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The destruction of public art in Omaha, Nebraska

By Rebecca Stavick

@OpenNebraska cofounder / @dpla community rep / information activist / librarian / humanist / ENTJ/ boss ass b

Omaha isn’t much to look at.

At least that was my first impression of Omaha when I moved here a few years ago. But, maybe I was just cranky because I had never driven in a town with so many potholes before, and I was having a hard time envisioning my life in this slightly deteriorating, small Midwestern city. I still live in Omaha, but it’s because I love Nebraskans to death — not because I think Omaha is particularly beautiful.

This week the Omaha World Herald featured a story on Omaha’s most visible public art — our silo art banners — and how they would soon be taken down because the founder of the project left town, and there is no one to claim responsibility for their maintenance, which involves following up on some permits, and paying for their cleaning, costing about $30,000.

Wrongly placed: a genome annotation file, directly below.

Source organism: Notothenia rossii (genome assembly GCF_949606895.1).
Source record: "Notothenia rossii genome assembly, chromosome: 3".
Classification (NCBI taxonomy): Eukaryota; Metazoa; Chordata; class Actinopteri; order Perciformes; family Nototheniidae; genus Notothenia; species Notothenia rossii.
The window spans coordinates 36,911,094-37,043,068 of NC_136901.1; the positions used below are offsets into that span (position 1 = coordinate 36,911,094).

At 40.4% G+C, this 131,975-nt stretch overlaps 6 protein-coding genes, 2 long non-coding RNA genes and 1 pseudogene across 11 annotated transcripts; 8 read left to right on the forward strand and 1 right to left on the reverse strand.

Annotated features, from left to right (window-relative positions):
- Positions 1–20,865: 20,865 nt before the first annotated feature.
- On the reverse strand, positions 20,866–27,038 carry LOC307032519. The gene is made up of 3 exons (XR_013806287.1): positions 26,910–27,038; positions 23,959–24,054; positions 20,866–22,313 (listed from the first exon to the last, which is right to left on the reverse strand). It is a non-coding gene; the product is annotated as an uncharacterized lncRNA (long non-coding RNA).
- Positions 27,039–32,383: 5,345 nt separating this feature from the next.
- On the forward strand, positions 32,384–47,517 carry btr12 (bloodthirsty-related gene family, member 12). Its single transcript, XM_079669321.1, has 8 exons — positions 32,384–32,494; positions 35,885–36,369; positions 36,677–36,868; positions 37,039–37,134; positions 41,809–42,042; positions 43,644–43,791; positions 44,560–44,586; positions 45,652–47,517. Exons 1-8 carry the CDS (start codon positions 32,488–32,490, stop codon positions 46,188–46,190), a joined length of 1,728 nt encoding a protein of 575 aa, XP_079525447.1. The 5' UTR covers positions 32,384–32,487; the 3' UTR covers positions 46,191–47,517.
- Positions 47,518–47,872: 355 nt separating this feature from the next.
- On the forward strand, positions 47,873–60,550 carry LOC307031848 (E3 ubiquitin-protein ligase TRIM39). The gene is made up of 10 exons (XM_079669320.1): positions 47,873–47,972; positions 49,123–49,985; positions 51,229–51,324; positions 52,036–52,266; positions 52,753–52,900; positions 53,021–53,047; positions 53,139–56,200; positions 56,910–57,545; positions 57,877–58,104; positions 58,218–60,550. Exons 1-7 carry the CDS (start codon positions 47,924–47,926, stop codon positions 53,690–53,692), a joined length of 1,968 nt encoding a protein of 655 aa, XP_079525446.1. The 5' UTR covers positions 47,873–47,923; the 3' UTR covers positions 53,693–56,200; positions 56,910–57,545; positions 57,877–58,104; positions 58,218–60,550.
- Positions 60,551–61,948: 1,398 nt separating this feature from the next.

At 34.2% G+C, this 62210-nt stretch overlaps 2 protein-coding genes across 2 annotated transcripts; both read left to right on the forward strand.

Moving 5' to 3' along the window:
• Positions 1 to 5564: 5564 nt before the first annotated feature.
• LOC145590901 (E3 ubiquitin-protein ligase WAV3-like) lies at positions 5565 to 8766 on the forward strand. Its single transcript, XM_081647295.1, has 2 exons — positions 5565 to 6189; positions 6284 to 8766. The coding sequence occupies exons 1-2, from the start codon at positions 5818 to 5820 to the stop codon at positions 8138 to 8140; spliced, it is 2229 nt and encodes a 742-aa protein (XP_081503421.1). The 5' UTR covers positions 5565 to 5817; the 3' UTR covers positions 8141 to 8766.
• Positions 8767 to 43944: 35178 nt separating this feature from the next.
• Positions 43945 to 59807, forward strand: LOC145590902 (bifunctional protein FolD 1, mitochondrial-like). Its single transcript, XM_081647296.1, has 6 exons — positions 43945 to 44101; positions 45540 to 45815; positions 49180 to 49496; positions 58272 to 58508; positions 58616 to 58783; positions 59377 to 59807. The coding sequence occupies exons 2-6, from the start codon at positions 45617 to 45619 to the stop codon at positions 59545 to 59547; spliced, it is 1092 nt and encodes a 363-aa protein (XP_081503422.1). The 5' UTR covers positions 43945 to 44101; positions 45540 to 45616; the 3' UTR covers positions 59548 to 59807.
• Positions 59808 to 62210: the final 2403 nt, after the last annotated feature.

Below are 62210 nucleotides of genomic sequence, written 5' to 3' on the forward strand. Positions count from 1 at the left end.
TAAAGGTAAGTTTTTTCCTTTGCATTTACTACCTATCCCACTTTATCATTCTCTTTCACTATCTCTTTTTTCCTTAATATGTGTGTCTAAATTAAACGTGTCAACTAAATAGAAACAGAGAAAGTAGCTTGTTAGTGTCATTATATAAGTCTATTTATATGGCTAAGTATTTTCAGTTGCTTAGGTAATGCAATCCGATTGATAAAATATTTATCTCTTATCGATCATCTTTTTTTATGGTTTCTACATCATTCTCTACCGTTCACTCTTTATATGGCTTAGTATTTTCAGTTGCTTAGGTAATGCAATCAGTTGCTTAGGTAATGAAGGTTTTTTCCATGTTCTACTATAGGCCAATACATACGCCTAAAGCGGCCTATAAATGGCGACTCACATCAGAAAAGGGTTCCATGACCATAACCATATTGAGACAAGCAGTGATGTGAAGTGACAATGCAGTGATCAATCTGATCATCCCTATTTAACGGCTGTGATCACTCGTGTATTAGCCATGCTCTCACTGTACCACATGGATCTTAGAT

I cannot claim to know a single thing about urban design or public art. I didn’t know the people or the organization that set up the silo art project, and I didn’t attend any of their events. After writing this story, I may never speak on this topic again. But there is one thing I do know — as citizens of a less-than-beautiful city, we should be fighting our asses off to save our most visible pieces of public art.

Read the rest.